The term ‘system modelling’ refers to the way in which a system is sized for a particular location and application. System modelling takes into account all three variables of the energy budget and how those factors affect the performance of system components.
When modelling a system, solar LED lighting companies typically look at weather data from agencies such as NASA to determine what the solar conditions are in a given location. By understanding how much energy the system will be able to collect, the system can be sized based on the application (energy spend) and operating profile (energy savings) the user has specified.
Solar energy is not uniform across the planet’s surface. Even within relatively small regions, solar energy may vary greatly. For example, in areas around the Great Lakes the available solar energy can be quite different from areas on one side of the region to the other. It is important that systems be modelled to a location as close to the installation site as possible to ensure accurate sizing and appropriate autonomy.
Battery performance over time must also be taken into account in during system modelling. Battery performance is affected by various factors including temperatureBatteries, control of charging and discharging, and battery characteristics. The modelling system should take all parameters into account to accurately gauge battery performance and lifetime.
Individual component degradation over the lifetime of the system is another important factor in system modelling. A solar panel or battery will not perform the same way after of five years of operation as it did on the first day it was installed. This difference must be taken into account to ensure the reliable long-term performance of the system in its environment.
Autonomy is a rainy-day fund used to deal with times when solar income is lower than average. Autonomy is typically defined as the length of time a solar LED lighting system will run from full charge to light failure without being charged by the solar panels. Locations that have long periods of cloud cover require more autonomy than those with consistently sunny weather. Organizations like NASA report the “equivalent number of no-sun days” as a way of quantifying how much solar deficit can be expected in a location.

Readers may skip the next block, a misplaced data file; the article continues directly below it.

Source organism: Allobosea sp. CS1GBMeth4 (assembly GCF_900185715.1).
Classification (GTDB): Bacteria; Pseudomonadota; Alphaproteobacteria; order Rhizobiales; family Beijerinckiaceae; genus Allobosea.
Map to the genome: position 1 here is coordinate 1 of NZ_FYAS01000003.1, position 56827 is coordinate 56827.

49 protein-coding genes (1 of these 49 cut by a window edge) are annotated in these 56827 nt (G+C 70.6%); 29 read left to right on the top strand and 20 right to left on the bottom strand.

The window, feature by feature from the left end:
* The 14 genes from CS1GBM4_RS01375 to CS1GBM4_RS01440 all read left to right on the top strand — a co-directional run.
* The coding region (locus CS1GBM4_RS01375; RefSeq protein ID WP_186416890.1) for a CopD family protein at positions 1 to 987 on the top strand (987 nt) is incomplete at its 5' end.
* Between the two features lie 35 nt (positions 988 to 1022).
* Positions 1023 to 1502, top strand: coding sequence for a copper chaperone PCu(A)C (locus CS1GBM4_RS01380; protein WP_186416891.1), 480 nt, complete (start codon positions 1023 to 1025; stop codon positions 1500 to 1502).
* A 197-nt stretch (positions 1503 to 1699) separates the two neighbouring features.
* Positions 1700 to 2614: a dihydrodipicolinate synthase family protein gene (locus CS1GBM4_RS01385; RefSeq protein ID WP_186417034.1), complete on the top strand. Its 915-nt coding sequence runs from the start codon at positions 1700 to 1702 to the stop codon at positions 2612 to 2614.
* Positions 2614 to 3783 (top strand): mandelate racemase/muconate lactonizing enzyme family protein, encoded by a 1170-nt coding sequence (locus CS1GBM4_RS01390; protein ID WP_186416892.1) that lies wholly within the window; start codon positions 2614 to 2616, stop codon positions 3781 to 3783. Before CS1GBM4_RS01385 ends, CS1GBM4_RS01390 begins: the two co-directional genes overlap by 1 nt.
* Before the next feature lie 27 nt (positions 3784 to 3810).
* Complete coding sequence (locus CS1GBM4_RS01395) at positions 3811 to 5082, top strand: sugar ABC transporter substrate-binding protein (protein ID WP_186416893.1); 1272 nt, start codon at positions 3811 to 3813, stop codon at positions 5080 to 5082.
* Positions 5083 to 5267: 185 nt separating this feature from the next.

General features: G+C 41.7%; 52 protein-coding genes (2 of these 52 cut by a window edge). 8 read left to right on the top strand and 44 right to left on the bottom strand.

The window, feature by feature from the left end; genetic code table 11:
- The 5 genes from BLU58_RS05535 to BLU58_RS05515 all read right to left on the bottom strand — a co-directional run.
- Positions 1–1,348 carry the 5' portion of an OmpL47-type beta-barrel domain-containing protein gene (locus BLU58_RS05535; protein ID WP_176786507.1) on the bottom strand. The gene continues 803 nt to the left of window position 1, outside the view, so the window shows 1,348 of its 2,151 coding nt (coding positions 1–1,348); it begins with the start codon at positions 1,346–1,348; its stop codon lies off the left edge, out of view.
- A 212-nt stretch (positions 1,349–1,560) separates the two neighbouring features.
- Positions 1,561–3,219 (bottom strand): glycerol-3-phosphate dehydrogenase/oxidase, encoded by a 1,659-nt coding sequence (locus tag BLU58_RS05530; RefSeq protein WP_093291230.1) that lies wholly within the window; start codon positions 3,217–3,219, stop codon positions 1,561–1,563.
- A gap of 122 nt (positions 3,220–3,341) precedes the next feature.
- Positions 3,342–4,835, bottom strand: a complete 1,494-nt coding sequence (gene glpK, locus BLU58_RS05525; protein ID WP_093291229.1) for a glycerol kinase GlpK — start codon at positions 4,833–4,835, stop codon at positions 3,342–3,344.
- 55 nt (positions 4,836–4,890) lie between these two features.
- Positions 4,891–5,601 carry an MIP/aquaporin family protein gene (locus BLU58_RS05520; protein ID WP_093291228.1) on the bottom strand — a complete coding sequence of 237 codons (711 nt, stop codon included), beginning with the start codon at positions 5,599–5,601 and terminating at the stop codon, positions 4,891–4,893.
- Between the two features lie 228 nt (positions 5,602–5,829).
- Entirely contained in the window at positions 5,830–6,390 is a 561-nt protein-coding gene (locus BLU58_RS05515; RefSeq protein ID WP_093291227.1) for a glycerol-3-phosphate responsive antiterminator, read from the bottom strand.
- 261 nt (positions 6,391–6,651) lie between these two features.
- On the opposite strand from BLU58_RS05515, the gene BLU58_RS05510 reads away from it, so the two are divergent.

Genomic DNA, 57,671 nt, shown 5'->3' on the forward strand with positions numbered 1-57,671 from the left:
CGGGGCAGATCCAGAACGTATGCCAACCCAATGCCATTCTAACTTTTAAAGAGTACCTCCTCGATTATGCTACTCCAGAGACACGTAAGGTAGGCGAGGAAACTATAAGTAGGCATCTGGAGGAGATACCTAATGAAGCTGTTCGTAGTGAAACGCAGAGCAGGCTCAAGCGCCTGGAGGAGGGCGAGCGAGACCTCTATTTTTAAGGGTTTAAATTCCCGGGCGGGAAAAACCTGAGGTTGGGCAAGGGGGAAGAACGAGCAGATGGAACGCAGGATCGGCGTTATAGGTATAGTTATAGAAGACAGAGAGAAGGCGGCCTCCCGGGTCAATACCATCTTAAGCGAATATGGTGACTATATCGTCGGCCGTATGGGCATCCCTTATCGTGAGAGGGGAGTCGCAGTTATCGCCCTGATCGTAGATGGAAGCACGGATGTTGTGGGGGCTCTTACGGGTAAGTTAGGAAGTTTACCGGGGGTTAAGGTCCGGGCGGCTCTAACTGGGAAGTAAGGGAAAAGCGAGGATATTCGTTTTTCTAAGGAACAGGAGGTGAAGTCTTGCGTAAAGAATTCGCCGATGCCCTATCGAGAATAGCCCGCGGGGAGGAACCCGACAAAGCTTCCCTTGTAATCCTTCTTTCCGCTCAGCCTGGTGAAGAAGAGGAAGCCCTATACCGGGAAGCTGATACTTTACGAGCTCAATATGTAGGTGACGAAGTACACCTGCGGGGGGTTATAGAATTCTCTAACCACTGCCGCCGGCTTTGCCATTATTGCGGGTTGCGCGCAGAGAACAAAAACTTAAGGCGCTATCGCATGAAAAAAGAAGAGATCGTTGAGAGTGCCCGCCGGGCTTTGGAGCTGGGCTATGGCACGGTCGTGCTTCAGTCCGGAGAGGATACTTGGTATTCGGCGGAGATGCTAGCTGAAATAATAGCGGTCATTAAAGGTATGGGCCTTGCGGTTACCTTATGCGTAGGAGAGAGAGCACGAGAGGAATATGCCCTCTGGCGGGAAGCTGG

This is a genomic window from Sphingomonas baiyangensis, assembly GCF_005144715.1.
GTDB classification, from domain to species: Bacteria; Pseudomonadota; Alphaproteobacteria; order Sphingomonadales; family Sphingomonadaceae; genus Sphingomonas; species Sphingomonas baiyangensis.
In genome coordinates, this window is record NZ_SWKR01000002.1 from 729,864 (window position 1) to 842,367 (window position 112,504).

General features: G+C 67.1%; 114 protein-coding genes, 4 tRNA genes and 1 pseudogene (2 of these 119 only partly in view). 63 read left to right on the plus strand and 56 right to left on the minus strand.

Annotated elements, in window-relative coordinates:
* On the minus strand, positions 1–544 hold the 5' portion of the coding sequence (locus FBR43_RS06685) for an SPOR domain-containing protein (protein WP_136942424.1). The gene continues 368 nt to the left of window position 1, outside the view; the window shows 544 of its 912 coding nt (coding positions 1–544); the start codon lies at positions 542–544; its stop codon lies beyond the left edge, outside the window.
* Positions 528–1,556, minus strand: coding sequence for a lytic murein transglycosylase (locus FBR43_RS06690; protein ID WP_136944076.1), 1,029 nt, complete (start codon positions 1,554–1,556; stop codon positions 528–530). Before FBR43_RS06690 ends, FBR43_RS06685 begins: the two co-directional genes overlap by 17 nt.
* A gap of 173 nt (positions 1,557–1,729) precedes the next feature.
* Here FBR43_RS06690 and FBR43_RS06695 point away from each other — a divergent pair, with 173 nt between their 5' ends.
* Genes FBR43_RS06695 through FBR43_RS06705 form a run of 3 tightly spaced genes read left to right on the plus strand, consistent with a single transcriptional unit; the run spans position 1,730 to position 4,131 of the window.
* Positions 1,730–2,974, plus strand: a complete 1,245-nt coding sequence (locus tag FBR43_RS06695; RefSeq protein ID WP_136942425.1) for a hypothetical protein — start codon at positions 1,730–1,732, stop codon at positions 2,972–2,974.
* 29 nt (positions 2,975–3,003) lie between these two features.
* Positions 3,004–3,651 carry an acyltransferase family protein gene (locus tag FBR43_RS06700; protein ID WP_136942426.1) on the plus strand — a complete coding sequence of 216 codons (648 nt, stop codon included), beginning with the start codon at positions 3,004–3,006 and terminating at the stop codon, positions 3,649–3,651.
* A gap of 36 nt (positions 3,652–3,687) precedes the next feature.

A system should be modelled to operate on the average amount of solar income expected for its installation location and batteries should be sized such that the system is able to operate reliably for the number of no-sun days in that location. This will ensure maximum system performance regardless of season or prevailing weather conditions.
In addition to expected conditions, systems should be designed to handle extreme operating conditions such as solar panel shading or unusually long spells of bad weather. When a typical solar LED lighting system encounters conditions that take it beyond the expected number of no-sun days, the light will continue to run at full output for as long as the batteries will support the power draw. By the time the light fails, the batteries have been deeply discharged because, although the system has been run at full output all night, the batteries have not been fully charged during the day. This repeated under-charging severely damages the batteries and affects the long-term health of the system. The end result is ongoing, costly battery replacements.
Carmanah solar LED lighting systems incorporate enhanced autonomy, which preserves battery health and allows systems to provide useful light even when extreme operating conditions exist.
A function of the energy management system (EMS), enhanced autonomy enables the EverGEN lighting system to slow its consumption of energy when no-sun conditions extend beyond what is expected. Light levels will step down incrementally as the EMS continues to register poor charging conditions. By stepping light levels down incrementally, EverGEN systems provide useful light much longer than systems functioning with typical autonomy. By keeping the energy spent on light output within the safe limits of the battery’s energy storage capacity, batteries do not deep-discharge, effectively preserving the long-term health of the system. Once the extreme conditions pass, normal system function returns quickly and without impact on battery health and function.
The contents of this page are copyrighted with Carmanah Technologies Corp. The original content can be found at http://carmanah.com/lighting/technology/system-modelling
"Over the last 12 months, council has been extremely happy with how the solar bollards have stood up..
- David Woodroofe
Community Development Officer, Wakefield Regional Council
Our solar bollards have been installed and look wonderful! Everyone is very pleased with their appea..
- Rae D'Espirit
Residents Association, Aldinga Eco Village, SA
With the Barron River in full flood, completely submerging the First Light Bollards on the walkway. ..
- Duncan Muirson
Department of Transport and Main Roads